I wish on falling stars. I make a wish at 11:11. I wish on birthday candles and math tests and every time I cross the street. But I’ve never tossed coins in a fountain to make a wish.

I like fountains, though. Harel and I had a habit of taking a picture with every fountain we passed. Then we’d taken a picture with all the fountains, so we stopped.

There was this moment, back in Queretaro just a week and a half ago, when he and I were in a museum and in the middle of its courtyard, there was this ornate fountain, its basin shaped like an eight-pointed star. I leaned over to admire the blue and white tiles inside it, for a moment thought of making a wish on those waters, but we didn’t have any coins on us. And yet, the moment lingered, drawn out, as though something were stirring, my pockets yearning for a few pesos to cast aside, the world waiting to grant our wishes.

Continue reading

Fear on a Face of Ignorance

I have a backlog of posts waiting to be published. Many of them talk about race, and maybe that’s why I haven’t been able to share them. I’ve fallen under fear–the fear of losing social capital, the fear of saying the wrong thing, the fear of looking ignorant, the fear of admitting my own faults, the fear of alienating the people I can learn from.

So where did I go wrong?

Continue reading

The Momentum of Letting Go

A month ago I said I was going to gather my inertia and never stop.

The truth is, if you’re not already moving, inertia only keeps you there. I thought inertia could be built, that a single voice could start a chorus, but the movement of one man cannot overcome the inertia of the universe–he cannot move communities or governments by himself. No one stood with me, and after a while, I sat down.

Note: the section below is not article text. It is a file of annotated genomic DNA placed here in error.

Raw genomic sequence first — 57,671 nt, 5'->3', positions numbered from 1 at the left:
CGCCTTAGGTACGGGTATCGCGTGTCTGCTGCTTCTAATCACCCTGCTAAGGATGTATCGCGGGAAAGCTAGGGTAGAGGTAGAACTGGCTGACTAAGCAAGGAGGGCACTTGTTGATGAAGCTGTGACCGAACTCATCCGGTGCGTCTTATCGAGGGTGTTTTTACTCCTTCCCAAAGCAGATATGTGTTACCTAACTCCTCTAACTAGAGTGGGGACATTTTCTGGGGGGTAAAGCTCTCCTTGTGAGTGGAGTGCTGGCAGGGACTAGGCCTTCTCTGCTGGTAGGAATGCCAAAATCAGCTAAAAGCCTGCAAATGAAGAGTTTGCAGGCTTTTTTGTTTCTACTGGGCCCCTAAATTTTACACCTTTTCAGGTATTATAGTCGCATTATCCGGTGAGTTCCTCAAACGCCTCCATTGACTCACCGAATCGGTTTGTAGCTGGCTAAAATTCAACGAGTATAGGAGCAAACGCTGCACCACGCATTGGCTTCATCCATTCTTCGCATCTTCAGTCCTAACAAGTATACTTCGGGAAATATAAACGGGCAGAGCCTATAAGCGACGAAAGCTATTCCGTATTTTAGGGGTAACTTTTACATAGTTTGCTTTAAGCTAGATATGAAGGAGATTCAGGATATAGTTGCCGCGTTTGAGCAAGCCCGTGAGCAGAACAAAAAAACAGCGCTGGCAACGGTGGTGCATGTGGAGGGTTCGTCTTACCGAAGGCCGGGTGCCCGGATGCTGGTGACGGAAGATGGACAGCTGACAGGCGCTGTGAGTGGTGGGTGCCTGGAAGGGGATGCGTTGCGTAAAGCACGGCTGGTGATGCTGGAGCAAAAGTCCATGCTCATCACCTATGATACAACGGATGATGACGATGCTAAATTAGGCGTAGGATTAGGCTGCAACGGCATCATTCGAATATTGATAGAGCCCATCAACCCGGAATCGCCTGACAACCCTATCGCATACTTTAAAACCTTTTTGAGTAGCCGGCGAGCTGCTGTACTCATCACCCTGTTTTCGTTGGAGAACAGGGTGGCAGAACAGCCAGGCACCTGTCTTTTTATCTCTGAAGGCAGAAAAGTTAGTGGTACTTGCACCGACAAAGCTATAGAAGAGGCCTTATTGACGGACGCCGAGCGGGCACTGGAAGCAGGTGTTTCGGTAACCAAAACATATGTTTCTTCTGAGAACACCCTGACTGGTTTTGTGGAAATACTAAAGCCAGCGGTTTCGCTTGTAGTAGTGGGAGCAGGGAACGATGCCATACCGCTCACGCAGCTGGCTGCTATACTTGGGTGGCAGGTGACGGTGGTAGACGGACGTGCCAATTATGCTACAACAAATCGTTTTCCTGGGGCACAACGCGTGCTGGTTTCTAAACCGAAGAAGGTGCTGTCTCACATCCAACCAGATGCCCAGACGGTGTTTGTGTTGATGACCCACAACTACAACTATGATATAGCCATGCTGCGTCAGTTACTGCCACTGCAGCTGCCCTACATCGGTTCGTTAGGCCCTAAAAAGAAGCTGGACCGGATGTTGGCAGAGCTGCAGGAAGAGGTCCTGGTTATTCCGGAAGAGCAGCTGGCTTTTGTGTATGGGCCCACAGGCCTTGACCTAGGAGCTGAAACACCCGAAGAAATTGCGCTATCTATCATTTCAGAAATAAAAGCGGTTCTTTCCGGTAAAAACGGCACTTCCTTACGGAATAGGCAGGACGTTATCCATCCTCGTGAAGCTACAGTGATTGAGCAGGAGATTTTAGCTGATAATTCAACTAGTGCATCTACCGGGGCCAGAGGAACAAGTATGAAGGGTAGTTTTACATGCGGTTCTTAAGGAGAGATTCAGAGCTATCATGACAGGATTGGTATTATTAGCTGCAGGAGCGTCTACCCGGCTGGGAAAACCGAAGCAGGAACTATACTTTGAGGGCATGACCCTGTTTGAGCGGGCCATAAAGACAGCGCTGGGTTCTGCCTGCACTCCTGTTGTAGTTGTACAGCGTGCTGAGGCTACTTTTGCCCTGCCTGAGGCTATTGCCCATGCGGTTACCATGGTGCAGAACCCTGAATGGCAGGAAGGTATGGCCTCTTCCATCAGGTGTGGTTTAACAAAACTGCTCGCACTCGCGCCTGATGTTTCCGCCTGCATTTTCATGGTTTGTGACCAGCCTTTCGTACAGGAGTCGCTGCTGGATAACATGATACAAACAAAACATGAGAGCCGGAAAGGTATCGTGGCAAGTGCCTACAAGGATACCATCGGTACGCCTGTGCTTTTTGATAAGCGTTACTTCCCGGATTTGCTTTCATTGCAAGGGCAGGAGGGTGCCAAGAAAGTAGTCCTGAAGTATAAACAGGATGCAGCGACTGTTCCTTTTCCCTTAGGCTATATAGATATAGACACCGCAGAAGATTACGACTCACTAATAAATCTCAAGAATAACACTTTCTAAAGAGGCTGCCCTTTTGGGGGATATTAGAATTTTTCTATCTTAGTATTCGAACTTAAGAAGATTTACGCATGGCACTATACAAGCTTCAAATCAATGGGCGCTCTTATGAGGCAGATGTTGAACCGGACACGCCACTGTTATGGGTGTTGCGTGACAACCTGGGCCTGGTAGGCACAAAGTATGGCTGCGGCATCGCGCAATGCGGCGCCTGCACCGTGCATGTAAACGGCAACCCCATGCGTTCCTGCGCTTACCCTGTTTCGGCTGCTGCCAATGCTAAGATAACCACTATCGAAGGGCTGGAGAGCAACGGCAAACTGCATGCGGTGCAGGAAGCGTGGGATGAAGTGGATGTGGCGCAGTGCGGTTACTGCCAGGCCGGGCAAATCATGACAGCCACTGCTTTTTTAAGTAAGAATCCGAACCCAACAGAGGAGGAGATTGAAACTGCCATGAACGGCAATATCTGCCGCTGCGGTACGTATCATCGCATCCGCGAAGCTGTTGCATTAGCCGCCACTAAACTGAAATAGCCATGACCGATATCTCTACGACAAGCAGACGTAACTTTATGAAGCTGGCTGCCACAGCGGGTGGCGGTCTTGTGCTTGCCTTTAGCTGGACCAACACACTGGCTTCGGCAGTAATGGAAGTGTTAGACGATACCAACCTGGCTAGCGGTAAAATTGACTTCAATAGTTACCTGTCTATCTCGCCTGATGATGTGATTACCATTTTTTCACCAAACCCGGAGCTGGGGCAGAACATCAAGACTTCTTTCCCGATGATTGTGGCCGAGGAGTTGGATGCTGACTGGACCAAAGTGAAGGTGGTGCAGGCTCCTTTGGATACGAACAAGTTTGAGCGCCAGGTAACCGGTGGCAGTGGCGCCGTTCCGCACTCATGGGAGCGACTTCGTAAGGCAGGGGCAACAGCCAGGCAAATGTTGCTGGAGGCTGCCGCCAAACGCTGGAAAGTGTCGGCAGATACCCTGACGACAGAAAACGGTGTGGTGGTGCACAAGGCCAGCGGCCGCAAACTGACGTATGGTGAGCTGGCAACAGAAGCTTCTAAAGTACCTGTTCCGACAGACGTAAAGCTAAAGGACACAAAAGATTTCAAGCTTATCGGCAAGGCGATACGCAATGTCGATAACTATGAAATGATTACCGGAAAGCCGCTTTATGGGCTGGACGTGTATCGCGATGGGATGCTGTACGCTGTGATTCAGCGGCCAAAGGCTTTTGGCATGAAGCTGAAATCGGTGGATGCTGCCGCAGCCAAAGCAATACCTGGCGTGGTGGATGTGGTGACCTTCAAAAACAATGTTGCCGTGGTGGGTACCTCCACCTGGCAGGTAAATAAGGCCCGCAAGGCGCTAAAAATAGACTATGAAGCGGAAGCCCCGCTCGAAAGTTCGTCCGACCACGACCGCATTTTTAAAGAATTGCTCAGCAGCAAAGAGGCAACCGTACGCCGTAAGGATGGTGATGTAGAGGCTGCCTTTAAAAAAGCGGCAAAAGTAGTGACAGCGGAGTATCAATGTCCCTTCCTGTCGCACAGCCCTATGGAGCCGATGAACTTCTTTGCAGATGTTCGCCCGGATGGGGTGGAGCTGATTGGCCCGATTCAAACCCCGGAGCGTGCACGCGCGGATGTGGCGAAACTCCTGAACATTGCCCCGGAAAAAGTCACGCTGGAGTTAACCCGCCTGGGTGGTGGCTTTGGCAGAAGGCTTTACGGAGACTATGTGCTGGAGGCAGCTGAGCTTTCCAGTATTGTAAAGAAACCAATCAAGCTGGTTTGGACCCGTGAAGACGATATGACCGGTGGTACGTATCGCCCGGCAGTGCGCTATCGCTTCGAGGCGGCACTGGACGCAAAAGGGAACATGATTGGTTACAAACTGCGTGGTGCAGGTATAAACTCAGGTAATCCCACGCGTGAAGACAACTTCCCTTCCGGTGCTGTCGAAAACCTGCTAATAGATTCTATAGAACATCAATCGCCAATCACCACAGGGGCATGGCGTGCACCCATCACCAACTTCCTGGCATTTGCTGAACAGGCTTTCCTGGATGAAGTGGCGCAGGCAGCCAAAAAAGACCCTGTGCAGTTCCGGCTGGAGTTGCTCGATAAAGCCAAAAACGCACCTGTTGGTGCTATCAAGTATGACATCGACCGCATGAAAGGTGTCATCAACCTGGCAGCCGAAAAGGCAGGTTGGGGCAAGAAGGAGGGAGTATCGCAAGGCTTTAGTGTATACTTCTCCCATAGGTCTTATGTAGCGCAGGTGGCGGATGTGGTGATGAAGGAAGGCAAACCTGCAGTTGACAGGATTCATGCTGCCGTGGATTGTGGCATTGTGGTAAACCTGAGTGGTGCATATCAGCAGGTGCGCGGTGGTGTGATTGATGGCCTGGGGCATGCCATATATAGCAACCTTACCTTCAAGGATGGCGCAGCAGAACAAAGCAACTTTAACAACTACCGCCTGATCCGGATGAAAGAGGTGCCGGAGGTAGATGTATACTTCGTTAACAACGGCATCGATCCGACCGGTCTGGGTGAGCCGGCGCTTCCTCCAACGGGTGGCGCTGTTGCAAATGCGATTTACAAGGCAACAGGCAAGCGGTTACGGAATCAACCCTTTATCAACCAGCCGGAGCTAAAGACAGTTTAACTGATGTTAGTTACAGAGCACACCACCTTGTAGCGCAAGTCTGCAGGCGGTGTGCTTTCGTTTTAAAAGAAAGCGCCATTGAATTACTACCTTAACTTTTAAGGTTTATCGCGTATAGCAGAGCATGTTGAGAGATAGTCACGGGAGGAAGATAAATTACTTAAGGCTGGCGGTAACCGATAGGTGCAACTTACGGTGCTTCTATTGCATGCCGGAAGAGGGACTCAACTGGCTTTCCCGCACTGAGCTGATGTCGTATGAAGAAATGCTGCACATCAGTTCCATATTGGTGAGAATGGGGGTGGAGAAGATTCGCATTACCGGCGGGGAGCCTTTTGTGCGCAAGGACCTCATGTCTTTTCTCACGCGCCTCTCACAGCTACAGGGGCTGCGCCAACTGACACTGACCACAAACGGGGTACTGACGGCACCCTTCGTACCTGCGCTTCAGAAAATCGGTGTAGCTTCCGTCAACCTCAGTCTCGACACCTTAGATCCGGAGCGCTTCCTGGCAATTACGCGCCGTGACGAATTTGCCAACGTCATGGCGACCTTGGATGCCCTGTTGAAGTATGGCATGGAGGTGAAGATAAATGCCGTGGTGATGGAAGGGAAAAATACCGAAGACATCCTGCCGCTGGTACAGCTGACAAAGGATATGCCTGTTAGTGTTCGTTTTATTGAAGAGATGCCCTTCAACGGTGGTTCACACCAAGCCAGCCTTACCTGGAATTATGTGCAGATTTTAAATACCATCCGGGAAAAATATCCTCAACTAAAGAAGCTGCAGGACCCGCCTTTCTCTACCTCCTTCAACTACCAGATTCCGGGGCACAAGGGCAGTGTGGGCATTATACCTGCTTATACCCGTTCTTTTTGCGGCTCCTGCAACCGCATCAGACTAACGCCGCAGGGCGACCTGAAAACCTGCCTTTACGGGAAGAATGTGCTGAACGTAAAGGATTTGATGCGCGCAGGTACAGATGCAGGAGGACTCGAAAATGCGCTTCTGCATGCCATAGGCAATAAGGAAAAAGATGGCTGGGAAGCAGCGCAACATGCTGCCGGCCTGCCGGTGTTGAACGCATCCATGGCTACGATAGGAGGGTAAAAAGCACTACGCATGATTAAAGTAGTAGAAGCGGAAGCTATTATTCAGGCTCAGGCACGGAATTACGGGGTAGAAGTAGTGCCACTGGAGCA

I want to move, I want to act, to change. But when inertia holds us back, when the very world seems to pin us in place, how do we begin?

Continue reading

The Inertia of Holding On

My fiance and I are a binational couple and we’re entrenched in the process of obtaining a visa so he can come to the US (can you lend us your support?), but it’s a long process–mostly because of mismanagement (because if there’s any other reason why one USCIS service center can do the same job as the other in a tenth of the time, they haven’t told us what it is), so–me given the advocate I am–it seems an awesome place to start a movement.

So I did.

Continue reading

Memoirs at 1,600 Miles

Today marks three months from our NOA1, the date that marks the receipt of our fiance visa petition. We’ve raised almost five percent of our goal, and it’s heartwarming to see so much support. June 3, 2015.

* * *

It’s been a few days since our last update because there hasn’t been much to report.

However, I’ve been writing letters to representatives and talking with other visa petitioners, discussing ways we can try to eliminate the processing time delays between service centers. Realistically, our efforts may have no impact on our own timelines, but perhaps we can make the system more equitable for those who follow.

* * *

The past few nights in NC have been stormy and they’ve reminded me of the first time Harel and I met.

Continue reading

Lies My English Teachers Taught Me

For the past week I’ve been in Mexico with my fiance Harel. It’s been delightful spending time with him, but also stressful since money issues always tend to creep up on us (making it even more important that we reach our GoFundMe goals).

Today I’m not talking about money, though, but rather language.

Part of our financial strains are due to Harel’s recently transitioning from one job to another. He’s completed his TKT English certification course, and while he takes the certification test on August 8, in his new job he’ll be teaching English to business professionals. So on Tuesday, I was able to join Harel in a workshop his new job provided on the proper place for a native language when teaching a second language. While I’m not a teacher of language, I am a student of Spanish, and listening to a dozen teachers discuss differences between Spanish and English, my mind tried to take these challenges and generalize them.

Continue reading